John Robert Dunn (1834 – 5 August 1895) was a South African settler, hunter, and diplomat of British descent. Born in Port Alfred in 1834, he spent his childhood in Port Natal/Durban.[1]: 24  He was orphaned as a teenager, and lived in native dress on the land near the Tugela River. His conversance with Zulu customs and language allowed his increasing influence among Zulu princes.[2]

John Robert Dunn
Born1834 (1834)
Died5 August 1895(1895-08-05) (aged 60–61)
Spouse(s)1 Cape Malayan woman and 48 Zulu women

He was able to identify and exploit various opportunities for trade. He represented both colonial and Zulu interests, and rose to some influence and power when King Cetshwayo became the Zulu sovereign. He acted as Cetshwayo's secretary and diplomatic adviser and was rewarded with chieftainship, land, livestock and two Zulu virgins.[2]

In the run-up to the Zulu War, he was served with an ultimatum by the British at the same time as Cetshwayo. He had to forgo any position of neutrality and sided with the British. In the aftermath, he was allocated land in a buffer zone between the colony and Zululand. Besides his first wife Catherine, he took many Zulu women as wives and left a large Christian progeny when he died at age 60 or 61.

Early life edit

Dunn was born in Port Alfred in 1834.[3]: 59  He was the son of Robert Newton Dunn. Resident of Port Elizabeth, Robert Dunn was one of the early settlers at Port Natal. On his mother's side, he was the grandson of Alexander Biggar. Robert Dunn worked as a trader, owned land at Sea View[3]: 59  and became wealthy trading hides and ivory.[4]: 77 

Dunn lost his parents early. When he was 14, his father was trampled to death by an elephant. His mother Anne died three years later.[3]: 59  He started to earn a living by working for transport riders and hunters. His love of hunting and his skill with a rifle took him across the Tugela River into Zululand on a regular basis, where he became fluent in the language and was befriended by local chiefs.[3]: 59 

In 1853, after a failure of payment for a transport to the Transvaal, due to being not of age and the lack of a contract, he wandered disillusioned around Zululand. Here he eventually met the Natal agent Captain Joshua Walmsley and returned to Natal with him, acting as his interpreter until 1856.[3]: 59 

Cetshwayo edit

In 1856, Zulu prince Mbuyasi, outnumbered by his brother Cetshwayo's forces, had requested help from Walmsley, which was refused.[3]: 60  Dunn was sent instead to negotiate peace terms between the two warring Zulu brothers, which failed.[3]: 60  With a small force of Native Police, Dunn supported the Zulu king Mpande's son Mbuyasi in the bloody battle of succession fought between him and the king's oldest son Cetshwayo.[3]: 60  On 2 December 1856, at the Battle of Ndondakusuka, Mbuyazi's forces lost and he was killed, forcing Dunn and other white settlers to flee back to Natal.[3]: 60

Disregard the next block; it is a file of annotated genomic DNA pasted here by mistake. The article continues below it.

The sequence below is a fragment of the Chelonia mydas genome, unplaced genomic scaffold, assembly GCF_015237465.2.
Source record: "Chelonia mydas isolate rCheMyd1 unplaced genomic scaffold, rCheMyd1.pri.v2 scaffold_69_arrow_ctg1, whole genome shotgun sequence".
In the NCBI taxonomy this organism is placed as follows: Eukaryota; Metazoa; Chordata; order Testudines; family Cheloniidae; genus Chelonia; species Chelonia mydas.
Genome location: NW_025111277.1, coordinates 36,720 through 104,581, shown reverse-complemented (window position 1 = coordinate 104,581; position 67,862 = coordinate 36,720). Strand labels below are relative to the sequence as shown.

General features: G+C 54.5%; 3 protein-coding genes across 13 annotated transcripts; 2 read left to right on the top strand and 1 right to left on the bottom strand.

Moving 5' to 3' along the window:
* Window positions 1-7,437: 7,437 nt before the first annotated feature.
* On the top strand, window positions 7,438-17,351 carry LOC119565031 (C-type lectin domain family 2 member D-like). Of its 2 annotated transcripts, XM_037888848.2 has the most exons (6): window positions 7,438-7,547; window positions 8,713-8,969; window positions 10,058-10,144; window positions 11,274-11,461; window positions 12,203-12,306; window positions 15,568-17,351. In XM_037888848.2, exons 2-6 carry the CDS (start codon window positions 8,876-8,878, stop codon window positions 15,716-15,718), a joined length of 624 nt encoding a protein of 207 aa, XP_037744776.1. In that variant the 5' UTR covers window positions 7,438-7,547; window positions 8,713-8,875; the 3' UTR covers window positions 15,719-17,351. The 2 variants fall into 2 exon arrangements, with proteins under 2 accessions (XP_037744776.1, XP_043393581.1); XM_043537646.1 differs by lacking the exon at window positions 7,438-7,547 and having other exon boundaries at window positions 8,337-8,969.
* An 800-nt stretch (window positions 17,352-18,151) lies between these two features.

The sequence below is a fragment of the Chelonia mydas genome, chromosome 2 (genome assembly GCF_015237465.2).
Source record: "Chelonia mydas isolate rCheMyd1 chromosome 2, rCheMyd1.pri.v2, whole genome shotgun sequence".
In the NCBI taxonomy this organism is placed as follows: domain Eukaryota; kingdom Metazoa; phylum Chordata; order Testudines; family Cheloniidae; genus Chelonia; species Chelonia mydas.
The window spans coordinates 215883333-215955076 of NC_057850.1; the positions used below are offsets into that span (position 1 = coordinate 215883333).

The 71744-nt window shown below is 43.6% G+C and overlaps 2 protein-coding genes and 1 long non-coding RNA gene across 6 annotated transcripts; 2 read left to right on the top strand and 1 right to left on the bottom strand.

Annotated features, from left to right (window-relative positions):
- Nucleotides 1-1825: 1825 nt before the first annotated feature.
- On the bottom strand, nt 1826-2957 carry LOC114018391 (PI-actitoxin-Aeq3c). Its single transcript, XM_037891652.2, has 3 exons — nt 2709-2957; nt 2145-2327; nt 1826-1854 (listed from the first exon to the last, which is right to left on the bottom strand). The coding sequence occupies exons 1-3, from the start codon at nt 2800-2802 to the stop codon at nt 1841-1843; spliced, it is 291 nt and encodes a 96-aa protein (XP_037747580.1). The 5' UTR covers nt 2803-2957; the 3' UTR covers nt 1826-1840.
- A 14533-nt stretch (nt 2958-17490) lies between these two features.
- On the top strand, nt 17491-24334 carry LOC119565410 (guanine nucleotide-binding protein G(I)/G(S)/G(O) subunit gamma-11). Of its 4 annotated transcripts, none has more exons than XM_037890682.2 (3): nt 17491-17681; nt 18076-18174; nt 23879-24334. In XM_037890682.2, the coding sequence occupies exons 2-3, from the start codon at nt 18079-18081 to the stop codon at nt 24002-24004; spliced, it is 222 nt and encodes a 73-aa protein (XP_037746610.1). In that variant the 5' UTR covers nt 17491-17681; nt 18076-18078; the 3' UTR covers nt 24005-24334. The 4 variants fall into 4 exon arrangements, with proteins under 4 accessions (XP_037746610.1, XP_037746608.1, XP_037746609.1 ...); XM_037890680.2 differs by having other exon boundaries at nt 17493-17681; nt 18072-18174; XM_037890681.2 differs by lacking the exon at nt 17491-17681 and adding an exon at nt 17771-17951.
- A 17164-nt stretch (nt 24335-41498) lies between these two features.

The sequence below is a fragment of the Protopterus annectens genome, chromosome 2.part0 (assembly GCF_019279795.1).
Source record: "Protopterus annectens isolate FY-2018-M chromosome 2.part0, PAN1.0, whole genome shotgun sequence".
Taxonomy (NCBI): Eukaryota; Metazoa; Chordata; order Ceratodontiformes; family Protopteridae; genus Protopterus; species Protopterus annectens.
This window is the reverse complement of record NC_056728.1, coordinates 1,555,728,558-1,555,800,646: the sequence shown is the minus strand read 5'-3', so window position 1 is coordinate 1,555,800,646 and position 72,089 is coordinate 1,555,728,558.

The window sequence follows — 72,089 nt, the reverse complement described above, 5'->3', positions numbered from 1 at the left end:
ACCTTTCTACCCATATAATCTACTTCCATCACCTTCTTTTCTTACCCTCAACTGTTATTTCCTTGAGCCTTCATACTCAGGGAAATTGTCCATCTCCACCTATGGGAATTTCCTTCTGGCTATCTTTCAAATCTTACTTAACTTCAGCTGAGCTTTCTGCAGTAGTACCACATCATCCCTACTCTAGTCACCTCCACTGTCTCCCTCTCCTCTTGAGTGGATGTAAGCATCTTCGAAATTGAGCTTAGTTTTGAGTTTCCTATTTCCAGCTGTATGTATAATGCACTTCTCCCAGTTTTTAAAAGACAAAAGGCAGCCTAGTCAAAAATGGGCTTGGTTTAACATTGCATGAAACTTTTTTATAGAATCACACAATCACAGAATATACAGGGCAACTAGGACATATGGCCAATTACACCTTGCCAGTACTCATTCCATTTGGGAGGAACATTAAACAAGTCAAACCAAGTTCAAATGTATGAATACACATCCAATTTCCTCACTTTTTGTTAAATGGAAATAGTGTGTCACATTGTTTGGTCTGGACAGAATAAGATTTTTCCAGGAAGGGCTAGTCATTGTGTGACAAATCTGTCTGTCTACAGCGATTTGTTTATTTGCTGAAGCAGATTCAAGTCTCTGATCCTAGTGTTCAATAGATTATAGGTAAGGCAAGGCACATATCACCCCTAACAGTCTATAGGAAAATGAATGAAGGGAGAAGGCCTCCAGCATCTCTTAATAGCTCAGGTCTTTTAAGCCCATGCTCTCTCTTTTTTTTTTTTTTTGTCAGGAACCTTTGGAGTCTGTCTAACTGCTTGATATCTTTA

After the battle, Cetshwayo then clashed with two English traders and took 1,000 head of cattle.[4]: 76  His involvement in the battle led to resentment towards Dunn by the white settlers of Natal, so on his own account he re-crossed the Tugela to ask the winner, Cetshwayo, to return the cattle that had belonged to the traders.[3]: 60–1  Cetshwayo agreed, and requested that Dunn become his advisor in matters related to the British.[4]: 76  The cattle were returned. He resigned his position in Natal and settled in Zululand in June/July 1857 and was allocated land on the coast of southern Zululand at oNgoya.[4]: 76–7 

With use of his land, Zulu marriages and the loaning of cattle, Dunn built a network of clients and contacts along the Zululand coast that allowed him to exploit the region's wealth.[4]: 86  During the 1860s, he was involved in the trade of firearms into Zululand with the exchange of cattle for rifles via Lourenço Marques along the Zululand coast, as well as the flow of Tsonga workers to Natal for the agricultural industry, from the former.[4]: 78 [4]: 82  He would later be appointed as Protector of Immigrants for Zululand in 1874 by Theophilus Shepstone.[4]: 78  Another important business income for Dunn was hunting.[4]: 86  Organising his Zulu subjects as hunters, guides and porters, they successfully hunted for ivory, hides and skins, but by 1880, game had become scarce in Zululand.[4]: 86 

On 18 October 1872, King Mpande died at the age of 74 and Cetshwayo became king. Dunn's power and influence rose; he handled nearly all of Cetshwayo's foreign correspondence. Though Mpande and Cetshwayo had successfully resisted attempts by the Boers and the British to encroach on their territory, the Anglo-Zulu War of 1879 forced John Dunn to pick sides, and he sided with the British.

Anglo-Zulu War and its aftermath edit

On 11 January 1879, British troops crossed the Tugela, near Fort Pearson, to present Cetshwayo with an ultimatum that amongst other things, included the disbandment of the Zulu Army and the age-group system within twenty days, which he could not and would not accept.[5]: 185  Dunn accompanied the Zulu Indunas to Fort Pearson to receive Bulwer's ultimatum for Cetshwayo.[3]: 62  Fearing for his life, he did not deliver the ultimatum to Cetshwayo and retired to Emangete, wanting to remain neutral in the conflict between the British and the Zulu.[3]: 62